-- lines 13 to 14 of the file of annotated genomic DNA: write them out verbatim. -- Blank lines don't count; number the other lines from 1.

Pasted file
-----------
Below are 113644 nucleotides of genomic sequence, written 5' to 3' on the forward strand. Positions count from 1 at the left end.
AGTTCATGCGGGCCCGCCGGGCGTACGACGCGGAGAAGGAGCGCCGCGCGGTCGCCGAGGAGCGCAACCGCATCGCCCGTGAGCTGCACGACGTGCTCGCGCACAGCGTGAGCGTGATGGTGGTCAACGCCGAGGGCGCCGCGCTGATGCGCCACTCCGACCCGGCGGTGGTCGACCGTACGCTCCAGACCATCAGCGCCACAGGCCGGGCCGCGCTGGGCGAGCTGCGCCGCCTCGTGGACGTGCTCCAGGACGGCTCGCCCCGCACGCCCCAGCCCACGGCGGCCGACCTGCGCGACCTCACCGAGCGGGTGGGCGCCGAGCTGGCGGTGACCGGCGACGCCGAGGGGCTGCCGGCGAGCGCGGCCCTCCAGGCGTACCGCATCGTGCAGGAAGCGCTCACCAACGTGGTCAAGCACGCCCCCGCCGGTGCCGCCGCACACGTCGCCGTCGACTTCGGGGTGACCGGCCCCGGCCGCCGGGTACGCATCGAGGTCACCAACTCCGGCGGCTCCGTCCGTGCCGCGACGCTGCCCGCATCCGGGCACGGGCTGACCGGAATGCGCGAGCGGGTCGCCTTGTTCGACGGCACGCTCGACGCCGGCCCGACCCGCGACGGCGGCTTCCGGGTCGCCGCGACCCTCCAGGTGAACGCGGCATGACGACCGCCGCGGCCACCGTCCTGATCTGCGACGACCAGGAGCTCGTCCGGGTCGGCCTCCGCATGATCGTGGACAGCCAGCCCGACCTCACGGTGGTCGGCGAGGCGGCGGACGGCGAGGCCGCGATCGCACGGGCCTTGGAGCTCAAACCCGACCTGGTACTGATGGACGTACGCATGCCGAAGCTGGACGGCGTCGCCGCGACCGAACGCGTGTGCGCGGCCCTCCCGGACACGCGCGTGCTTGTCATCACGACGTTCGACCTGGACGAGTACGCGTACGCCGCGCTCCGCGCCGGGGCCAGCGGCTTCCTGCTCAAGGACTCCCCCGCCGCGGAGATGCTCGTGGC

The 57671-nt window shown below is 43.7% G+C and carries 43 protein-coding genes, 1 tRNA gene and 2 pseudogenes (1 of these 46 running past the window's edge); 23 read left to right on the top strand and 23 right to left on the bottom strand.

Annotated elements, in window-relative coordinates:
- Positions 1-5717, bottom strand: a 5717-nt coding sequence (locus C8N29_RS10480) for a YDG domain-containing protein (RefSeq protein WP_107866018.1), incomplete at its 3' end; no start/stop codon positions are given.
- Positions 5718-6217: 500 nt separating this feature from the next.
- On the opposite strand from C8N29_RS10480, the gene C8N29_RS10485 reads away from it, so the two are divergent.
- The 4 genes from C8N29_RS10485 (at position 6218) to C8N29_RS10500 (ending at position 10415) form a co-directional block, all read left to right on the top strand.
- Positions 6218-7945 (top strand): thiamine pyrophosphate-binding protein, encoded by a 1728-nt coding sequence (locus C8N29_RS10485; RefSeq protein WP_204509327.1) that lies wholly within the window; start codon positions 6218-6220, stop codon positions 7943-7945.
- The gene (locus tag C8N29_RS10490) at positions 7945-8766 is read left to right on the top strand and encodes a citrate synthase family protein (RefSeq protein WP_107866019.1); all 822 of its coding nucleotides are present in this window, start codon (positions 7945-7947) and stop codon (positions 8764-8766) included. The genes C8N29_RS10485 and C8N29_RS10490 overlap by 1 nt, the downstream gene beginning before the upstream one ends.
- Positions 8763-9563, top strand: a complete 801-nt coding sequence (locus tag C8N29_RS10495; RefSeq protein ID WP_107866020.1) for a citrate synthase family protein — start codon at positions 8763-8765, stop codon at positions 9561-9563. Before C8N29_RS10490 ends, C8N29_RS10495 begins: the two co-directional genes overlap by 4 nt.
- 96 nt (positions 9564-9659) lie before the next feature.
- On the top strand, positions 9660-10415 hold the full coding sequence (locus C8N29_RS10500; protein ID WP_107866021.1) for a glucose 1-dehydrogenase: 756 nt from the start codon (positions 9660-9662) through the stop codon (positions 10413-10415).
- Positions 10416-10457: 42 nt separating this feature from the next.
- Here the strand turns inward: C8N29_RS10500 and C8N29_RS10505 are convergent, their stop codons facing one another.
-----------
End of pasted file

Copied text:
- On the top strand, positions 9660-10415 hold the full coding sequence (locus C8N29_RS10500; protein ID WP_107866021.1) for a glucose 1-dehydrogenase: 756 nt from the start codon (positions 9660-9662) through the stop codon (positions 10413-10415).
- Positions 10416-10457: 42 nt separating this feature from the next.